Health survey planned hereAnswering health-related questions in an eight-minute phone survey will help Stutsman County providers plan public health policy and budgets for years to come, health officials say.
By: Kari Lucin, The Jamestown Sun
Answering health-related questions in an eight-minute phone survey will help Stutsman County providers plan public health policy and budgets for years to come, health officials say.
“We just want to really know what the community c a re s about,” said Tami Dillm a n , f i n a n c e manager at Central Valley Health District.
T he CVHD is coordinating the development process for a community health assessment (CHA) and community health improvement plan (CHIP), partnering with other health-related organizations.
That development process includes collating existing information as well as gathering new information, via a telephone survey.
The survey, conducted by Winkelman Consulting of Fargo, will be 40 questions long, and will take about six to eight minutes to complete.
The calls will begin March 19, and will continue until 400 people have responded. They will be made by people, not robots, and results will remain confidential.
Questions in the survey are health related, and will include 12 of the 13 topics in the categories of health behaviors, clinical care, social and economic factors and physical environment. An earlier survey already covered questions about tobacco, the 13th topic.
People surveyed will be asked about how concerned they are about certain health topics, and an open-ended question at the end of the survey will allow them to state anything they feel is important that wasn’t included in the rest of the survey questions.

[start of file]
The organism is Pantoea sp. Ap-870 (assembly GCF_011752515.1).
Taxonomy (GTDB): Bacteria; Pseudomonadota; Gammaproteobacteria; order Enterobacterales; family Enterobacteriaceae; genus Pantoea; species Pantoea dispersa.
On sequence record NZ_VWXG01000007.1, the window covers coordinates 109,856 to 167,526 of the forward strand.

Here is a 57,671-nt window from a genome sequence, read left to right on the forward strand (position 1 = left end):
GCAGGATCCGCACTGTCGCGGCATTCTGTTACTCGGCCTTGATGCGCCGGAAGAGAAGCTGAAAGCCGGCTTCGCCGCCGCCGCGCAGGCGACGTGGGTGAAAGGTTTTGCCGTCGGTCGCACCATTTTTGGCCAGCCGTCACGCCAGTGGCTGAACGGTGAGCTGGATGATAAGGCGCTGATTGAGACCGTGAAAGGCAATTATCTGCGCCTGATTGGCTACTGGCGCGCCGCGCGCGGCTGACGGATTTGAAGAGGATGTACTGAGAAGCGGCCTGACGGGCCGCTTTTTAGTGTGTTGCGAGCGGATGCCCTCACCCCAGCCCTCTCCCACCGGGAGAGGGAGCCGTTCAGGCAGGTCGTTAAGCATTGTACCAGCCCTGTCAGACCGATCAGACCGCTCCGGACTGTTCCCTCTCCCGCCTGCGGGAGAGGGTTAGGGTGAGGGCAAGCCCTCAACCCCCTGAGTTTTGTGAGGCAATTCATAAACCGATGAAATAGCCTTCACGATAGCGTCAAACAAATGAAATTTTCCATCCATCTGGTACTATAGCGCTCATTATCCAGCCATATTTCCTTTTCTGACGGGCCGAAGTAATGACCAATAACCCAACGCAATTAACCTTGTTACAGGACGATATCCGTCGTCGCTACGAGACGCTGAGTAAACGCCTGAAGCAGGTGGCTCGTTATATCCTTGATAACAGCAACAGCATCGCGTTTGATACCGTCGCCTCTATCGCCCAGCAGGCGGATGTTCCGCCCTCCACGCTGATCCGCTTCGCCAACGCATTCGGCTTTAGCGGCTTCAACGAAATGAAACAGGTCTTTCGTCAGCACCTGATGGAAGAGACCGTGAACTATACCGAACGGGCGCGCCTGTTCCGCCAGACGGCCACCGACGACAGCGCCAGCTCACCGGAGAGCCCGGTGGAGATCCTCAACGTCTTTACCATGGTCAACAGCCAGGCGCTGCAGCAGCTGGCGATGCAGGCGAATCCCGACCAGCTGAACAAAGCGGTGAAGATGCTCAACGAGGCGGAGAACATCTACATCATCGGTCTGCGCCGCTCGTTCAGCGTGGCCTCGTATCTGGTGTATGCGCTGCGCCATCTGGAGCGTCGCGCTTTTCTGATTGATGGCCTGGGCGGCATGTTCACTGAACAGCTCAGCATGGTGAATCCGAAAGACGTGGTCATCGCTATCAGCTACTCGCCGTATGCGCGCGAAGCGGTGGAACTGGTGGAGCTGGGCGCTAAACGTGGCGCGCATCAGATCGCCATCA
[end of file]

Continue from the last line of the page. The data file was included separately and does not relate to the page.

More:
“This is the key here, to hear from the people what their concerns are,” Dillman said.
Survey respondents will also be asked some demographic questions, such as age, income range, educational background and marital status.
Topics of the survey itself will include diet and exercise, alcohol use, unsafe sex, clinical care access and quality and more.
After the survey is complete, likely by April 1, Winkelman Consulting will compile the data produced and the CHA/CHIP process will continue with a meeting of health stakeholders in the community in May or June.
Eventually, officials hope the data and analysis will be used by many health organizations to guide policy and spending decisions.
Having information available that identifies community needs will also help local agencies capture grant money targeted toward those needs, Dillman added.
Schools, in particular, will be able to use the data to get grants, said Robin Iszler, unit administrator with Central Valley Health District.
“When you’re talking about health changes, from what we’ve learned, if you do not identify things the community cares about, there is much less success at achieving change,” Dillman said. “And part of our function as a local health department is to know the needs of the community, and meet the needs of the community.”
Anyone with questions about the survey or the CHA/CHIP process can email Dillman at CentralVal ley@CentralValleyHealth. org.
Sun reporter Kari Lucin can be
reached at 701-952-8453
or by email at